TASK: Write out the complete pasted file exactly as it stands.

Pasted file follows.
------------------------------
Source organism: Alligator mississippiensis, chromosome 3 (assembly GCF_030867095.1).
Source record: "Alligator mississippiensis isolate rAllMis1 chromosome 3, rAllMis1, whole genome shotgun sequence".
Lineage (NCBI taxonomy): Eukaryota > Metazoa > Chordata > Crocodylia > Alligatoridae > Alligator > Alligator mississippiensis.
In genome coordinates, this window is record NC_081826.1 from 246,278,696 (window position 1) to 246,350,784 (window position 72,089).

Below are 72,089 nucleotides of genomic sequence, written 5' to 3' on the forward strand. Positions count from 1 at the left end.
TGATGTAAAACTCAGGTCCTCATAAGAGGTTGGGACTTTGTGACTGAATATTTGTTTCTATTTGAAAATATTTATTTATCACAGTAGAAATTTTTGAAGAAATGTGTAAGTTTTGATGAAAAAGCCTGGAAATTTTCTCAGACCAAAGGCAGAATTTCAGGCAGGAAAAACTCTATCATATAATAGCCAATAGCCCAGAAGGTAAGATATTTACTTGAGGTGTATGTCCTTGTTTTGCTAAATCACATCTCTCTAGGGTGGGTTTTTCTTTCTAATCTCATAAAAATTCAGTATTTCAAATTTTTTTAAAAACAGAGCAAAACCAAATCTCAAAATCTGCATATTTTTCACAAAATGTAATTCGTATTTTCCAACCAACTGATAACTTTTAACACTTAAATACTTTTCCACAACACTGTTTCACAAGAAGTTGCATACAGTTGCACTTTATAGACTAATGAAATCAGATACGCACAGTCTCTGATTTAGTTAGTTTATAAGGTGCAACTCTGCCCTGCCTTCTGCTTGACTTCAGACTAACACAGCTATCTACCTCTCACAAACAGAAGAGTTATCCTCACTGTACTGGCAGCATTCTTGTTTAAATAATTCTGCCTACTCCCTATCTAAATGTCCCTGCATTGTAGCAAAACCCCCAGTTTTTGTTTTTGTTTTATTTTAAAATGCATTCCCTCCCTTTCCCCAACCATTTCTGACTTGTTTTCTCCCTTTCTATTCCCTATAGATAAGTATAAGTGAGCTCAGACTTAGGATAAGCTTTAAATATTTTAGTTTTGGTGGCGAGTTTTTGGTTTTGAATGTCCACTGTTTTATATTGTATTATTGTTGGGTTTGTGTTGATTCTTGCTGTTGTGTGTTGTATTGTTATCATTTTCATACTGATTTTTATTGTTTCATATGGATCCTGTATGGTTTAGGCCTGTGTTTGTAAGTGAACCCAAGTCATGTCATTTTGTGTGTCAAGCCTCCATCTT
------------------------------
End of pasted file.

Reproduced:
Source organism: Alligator mississippiensis, chromosome 3 (assembly GCF_030867095.1).
Source record: "Alligator mississippiensis isolate rAllMis1 chromosome 3, rAllMis1, whole genome shotgun sequence".
Lineage (NCBI taxonomy): Eukaryota > Metazoa > Chordata > Crocodylia > Alligatoridae > Alligator > Alligator mississippiensis.
In genome coordinates, this window is record NC_081826.1 from 246,278,696 (window position 1) to 246,350,784 (window position 72,089).

Below are 72,089 nucleotides of genomic sequence, written 5' to 3' on the forward strand. Positions count from 1 at the left end.
TGATGTAAAACTCAGGTCCTCATAAGAGGTTGGGACTTTGTGACTGAATATTTGTTTCTATTTGAAAATATTTATTTATCACAGTAGAAATTTTTGAAGAAATGTGTAAGTTTTGATGAAAAAGCCTGGAAATTTTCTCAGACCAAAGGCAGAATTTCAGGCAGGAAAAACTCTATCATATAATAGCCAATAGCCCAGAAGGTAAGATATTTACTTGAGGTGTATGTCCTTGTTTTGCTAAATCACATCTCTCTAGGGTGGGTTTTTCTTTCTAATCTCATAAAAATTCAGTATTTCAAATTTTTTTAAAAACAGAGCAAAACCAAATCTCAAAATCTGCATATTTTTCACAAAATGTAATTCGTATTTTCCAACCAACTGATAACTTTTAACACTTAAATACTTTTCCACAACACTGTTTCACAAGAAGTTGCATACAGTTGCACTTTATAGACTAATGAAATCAGATACGCACAGTCTCTGATTTAGTTAGTTTATAAGGTGCAACTCTGCCCTGCCTTCTGCTTGACTTCAGACTAACACAGCTATCTACCTCTCACAAACAGAAGAGTTATCCTCACTGTACTGGCAGCATTCTTGTTTAAATAATTCTGCCTACTCCCTATCTAAATGTCCCTGCATTGTAGCAAAACCCCCAGTTTTTGTTTTTGTTTTATTTTAAAATGCATTCCCTCCCTTTCCCCAACCATTTCTGACTTGTTTTCTCCCTTTCTATTCCCTATAGATAAGTATAAGTGAGCTCAGACTTAGGATAAGCTTTAAATATTTTAGTTTTGGTGGCGAGTTTTTGGTTTTGAATGTCCACTGTTTTATATTGTATTATTGTTGGGTTTGTGTTGATTCTTGCTGTTGTGTGTTGTATTGTTATCATTTTCATACTGATTTTTATTGTTTCATATGGATCCTGTATGGTTTAGGCCTGTGTTTGTAAGTGAACCCAAGTCATGTCATTTTGTGTGTCAAGCCTCCATCTT